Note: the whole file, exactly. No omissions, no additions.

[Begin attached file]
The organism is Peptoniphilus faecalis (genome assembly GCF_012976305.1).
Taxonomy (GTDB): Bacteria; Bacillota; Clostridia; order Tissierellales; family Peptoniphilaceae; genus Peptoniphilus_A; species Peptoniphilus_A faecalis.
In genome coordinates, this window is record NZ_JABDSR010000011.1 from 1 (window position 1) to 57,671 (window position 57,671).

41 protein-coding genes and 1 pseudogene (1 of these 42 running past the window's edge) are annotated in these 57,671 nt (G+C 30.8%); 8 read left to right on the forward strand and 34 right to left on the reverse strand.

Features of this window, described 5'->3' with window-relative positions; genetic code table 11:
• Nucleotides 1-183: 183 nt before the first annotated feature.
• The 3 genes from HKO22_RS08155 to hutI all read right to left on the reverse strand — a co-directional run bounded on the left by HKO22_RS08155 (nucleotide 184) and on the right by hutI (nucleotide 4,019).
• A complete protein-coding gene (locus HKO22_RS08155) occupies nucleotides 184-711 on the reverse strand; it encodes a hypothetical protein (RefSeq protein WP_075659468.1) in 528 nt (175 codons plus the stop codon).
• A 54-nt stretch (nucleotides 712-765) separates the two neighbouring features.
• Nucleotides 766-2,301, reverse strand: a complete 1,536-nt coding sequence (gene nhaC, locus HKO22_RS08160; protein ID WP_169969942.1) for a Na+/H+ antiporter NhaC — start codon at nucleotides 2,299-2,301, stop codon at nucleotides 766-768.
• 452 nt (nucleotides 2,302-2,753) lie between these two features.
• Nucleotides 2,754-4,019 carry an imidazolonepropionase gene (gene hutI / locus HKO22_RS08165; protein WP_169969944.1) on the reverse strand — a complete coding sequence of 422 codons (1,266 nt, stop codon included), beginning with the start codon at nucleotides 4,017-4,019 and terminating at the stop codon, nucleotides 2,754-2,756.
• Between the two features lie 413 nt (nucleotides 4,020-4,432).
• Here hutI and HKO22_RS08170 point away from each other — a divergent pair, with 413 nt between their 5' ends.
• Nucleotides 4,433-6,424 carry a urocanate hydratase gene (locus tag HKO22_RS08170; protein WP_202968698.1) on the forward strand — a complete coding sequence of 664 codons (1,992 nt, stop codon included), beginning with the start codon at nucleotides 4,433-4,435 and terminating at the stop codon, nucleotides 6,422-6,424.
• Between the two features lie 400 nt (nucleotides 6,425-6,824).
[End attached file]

The organism is Peptoniphilus faecalis (genome assembly GCF_012976305.1).
Taxonomy (GTDB): Bacteria; Bacillota; Clostridia; order Tissierellales; family Peptoniphilaceae; genus Peptoniphilus_A; species Peptoniphilus_A faecalis.
In genome coordinates, this window is record NZ_JABDSR010000011.1 from 1 (window position 1) to 57,671 (window position 57,671).

41 protein-coding genes and 1 pseudogene (1 of these 42 running past the window's edge) are annotated in these 57,671 nt (G+C 30.8%); 8 read left to right on the forward strand and 34 right to left on the reverse strand.

Features of this window, described 5'->3' with window-relative positions; genetic code table 11:
• Nucleotides 1-183: 183 nt before the first annotated feature.
• The 3 genes from HKO22_RS08155 to hutI all read right to left on the reverse strand — a co-directional run bounded on the left by HKO22_RS08155 (nucleotide 184) and on the right by hutI (nucleotide 4,019).
• A complete protein-coding gene (locus HKO22_RS08155) occupies nucleotides 184-711 on the reverse strand; it encodes a hypothetical protein (RefSeq protein WP_075659468.1) in 528 nt (175 codons plus the stop codon).
• A 54-nt stretch (nucleotides 712-765) separates the two neighbouring features.
• Nucleotides 766-2,301, reverse strand: a complete 1,536-nt coding sequence (gene nhaC, locus HKO22_RS08160; protein ID WP_169969942.1) for a Na+/H+ antiporter NhaC — start codon at nucleotides 2,299-2,301, stop codon at nucleotides 766-768.
• 452 nt (nucleotides 2,302-2,753) lie between these two features.
• Nucleotides 2,754-4,019 carry an imidazolonepropionase gene (gene hutI / locus HKO22_RS08165; protein WP_169969944.1) on the reverse strand — a complete coding sequence of 422 codons (1,266 nt, stop codon included), beginning with the start codon at nucleotides 4,017-4,019 and terminating at the stop codon, nucleotides 2,754-2,756.
• Between the two features lie 413 nt (nucleotides 4,020-4,432).
• Here hutI and HKO22_RS08170 point away from each other — a divergent pair, with 413 nt between their 5' ends.
• Nucleotides 4,433-6,424 carry a urocanate hydratase gene (locus tag HKO22_RS08170; protein WP_202968698.1) on the forward strand — a complete coding sequence of 664 codons (1,992 nt, stop codon included), beginning with the start codon at nucleotides 4,433-4,435 and terminating at the stop codon, nucleotides 6,422-6,424.
• Between the two features lie 400 nt (nucleotides 6,425-6,824).